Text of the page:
Nick Lane

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Nicholas James Lane
Born 1967
Residence London
Nationality British
Fields Biochemistry, chemiosmosis
Institutions University College London
Alma mater Imperial College, Royal Free Hospital Medical School
Thesis In vivo studies of ischaemia-reperfusion injury in hypothermically stored rabbit renal autograft (1995)
Known for Science writing
Notable awards Biochemical Society Award (2015)
Spouse Ana Hidalgo-Simon

Nick Lane (born 1967) is a British biochemist and writer. He works as a researcher and lecturer in evolutionary biochemistry at University College London. He has published four books which have won several awards.


Educated at Imperial College, London, he earned his PhD at the Royal Free Hospital Medical School in 1995 with a thesis entitled In vivo studies of ischaemia-reperfusion injury in hypothermically stored rabbit renal autograft. He then worked as Medical Writer at Oxford Clinical Communications for a year before joining Medi Cine International a medical multimedia company, also as a writer. In 1999 he became strategic director at what was, by then, Adelphi Medi Cine, a post he held until 2002.[1]

He became an Honorary Researcher at University College London in 1997, has held the post of Honorary Reader since 2006 and was the first Provost's Venture Research Fellow there 2009–2012. Since October 2013 he has been Reader in Evolutionary Biochemistry in the Department of Genetics, Evolution and Environment at UCL.[1][2] He is the author of popular science books and many articles and is the winner of the 2015 Biochemical Society Award.[3]


His book, Life Ascending: The Ten Great Inventions of Evolution, won the 2010 Royal Society Prize for Science Books.[4] He appeared on In Our Time on Radio Four on September 13, 2012, when the topic of discussion was the cell, and again on 15 May 2014, when the topic was photosynthesis.[5]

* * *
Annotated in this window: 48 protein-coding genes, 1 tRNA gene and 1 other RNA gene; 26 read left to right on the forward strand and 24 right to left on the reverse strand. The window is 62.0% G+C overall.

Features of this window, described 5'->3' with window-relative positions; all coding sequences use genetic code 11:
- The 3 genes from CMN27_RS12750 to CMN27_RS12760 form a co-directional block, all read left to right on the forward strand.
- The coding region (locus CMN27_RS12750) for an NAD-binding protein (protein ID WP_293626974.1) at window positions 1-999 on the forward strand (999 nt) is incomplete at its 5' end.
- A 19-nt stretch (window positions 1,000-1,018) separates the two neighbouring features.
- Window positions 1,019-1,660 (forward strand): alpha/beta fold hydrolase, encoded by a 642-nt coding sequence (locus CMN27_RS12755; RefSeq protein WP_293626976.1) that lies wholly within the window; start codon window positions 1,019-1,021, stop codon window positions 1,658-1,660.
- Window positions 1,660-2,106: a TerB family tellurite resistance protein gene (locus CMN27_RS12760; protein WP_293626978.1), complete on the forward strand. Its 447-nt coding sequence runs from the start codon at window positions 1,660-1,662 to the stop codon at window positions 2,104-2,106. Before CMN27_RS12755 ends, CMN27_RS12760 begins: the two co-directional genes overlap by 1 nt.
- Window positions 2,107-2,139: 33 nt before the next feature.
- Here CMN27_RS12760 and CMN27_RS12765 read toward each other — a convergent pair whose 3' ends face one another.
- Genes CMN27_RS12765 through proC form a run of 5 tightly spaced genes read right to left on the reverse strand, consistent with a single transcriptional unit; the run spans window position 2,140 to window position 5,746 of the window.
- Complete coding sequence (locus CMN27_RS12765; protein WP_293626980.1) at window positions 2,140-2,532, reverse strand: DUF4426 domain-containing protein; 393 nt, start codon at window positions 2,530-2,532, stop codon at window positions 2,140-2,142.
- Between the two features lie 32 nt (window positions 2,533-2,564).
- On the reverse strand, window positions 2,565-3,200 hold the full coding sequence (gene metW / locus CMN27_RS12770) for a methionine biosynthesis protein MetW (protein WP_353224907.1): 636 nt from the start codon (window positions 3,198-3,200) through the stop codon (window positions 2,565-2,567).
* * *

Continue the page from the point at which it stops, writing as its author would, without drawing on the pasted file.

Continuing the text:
• Lane, N. (25 Sep 2003). Oxygen: The molecule that made the world. Oxford University Press. ISBN 978-0198508038.<templatestyles src="Module:Citation/CS1/styles.css"></templatestyles>
  • Fuller, Barry; Lane, Nick; Benson, Erica, eds. (10 May 2004). Life in the Frozen State. CRC Press. ISBN 978-0415247009.<templatestyles src="Module:Citation/CS1/styles.css"></templatestyles>
  • Lane, Nick (2005). Power, Sex, Suicide: Mitochondria and the Meaning of Life. Oxford University Press. ISBN 978-0192804815.<templatestyles src="Module:Citation/CS1/styles.css"></templatestyles>
  • Lane, Nick (2009). Life Ascending: The Ten Great Inventions of Evolution. Profile Books. ISBN 978-1861978486.<templatestyles src="Module:Citation/CS1/styles.css"></templatestyles>
  • Lane, Nick (7 January 2010). Life Ascending: The Ten Great Inventions of Evolution. Profile Books. ISBN 978-1861978189.<templatestyles src="Module:Citation/CS1/styles.css"></templatestyles>
  • Lane, Nick (2015). The Vital Question: Why Is Life The Way It Is?. Profile Books (UK), W. W. Norton (US).<templatestyles src="Module:Citation/CS1/styles.css"></templatestyles> ISBN 9781781250365 (UK), ISBN 9780393088816 (US)

Selected articles

  • Lane, N. (29 March 2006). "Mitochondrial disease: Powerhouse of disease". Nature.<templatestyles src="Module:Citation/CS1/styles.css"></templatestyles>
  • Lane, N. (25 October 2006). "Cell biology: Power games". Nature.<templatestyles src="Module:Citation/CS1/styles.css"></templatestyles>
  • Lane, N. (19 November 2009). "Biodiversity: On the origin of bar codes". Nature.<templatestyles src="Module:Citation/CS1/styles.css"></templatestyles>
  • Lane, N. (7 August 2010). "Genesis Revisited'". New Scientist.<templatestyles src="Module:Citation/CS1/styles.css"></templatestyles>
  • Lane, N. (25 June 2012). "Life: is it inevitable or just a fluke?". New Scientist. Retrieved 1 July 2012.<templatestyles src="Module:Citation/CS1/styles.css"></templatestyles>


  1. 1.0 1.1 Lane, Nick. "Nick Lane CV". Retrieved 2 April 2015.<templatestyles src="Module:Citation/CS1/styles.css"></templatestyles>[self-published source]
  2. "UCL Provost's Venture Prize". University College London. Retrieved 2 April 2015.<templatestyles src="Module:Citation/CS1/styles.css"></templatestyles>
  3. "The Biochemical Society Award | Biochemistry Society". Biochemical Society. Retrieved 2 April 2015.<templatestyles src="Module:Citation/CS1/styles.css"></templatestyles>
  4. "Life Ascending rises to the top". Royal Society. Retrieved 2011-07-25.<templatestyles src="Module:Citation/CS1/styles.css"></templatestyles>
  5. "Photosynthesis". BBC. Retrieved 16 May 2014.<templatestyles src="Module:Citation/CS1/styles.css"></templatestyles>

External links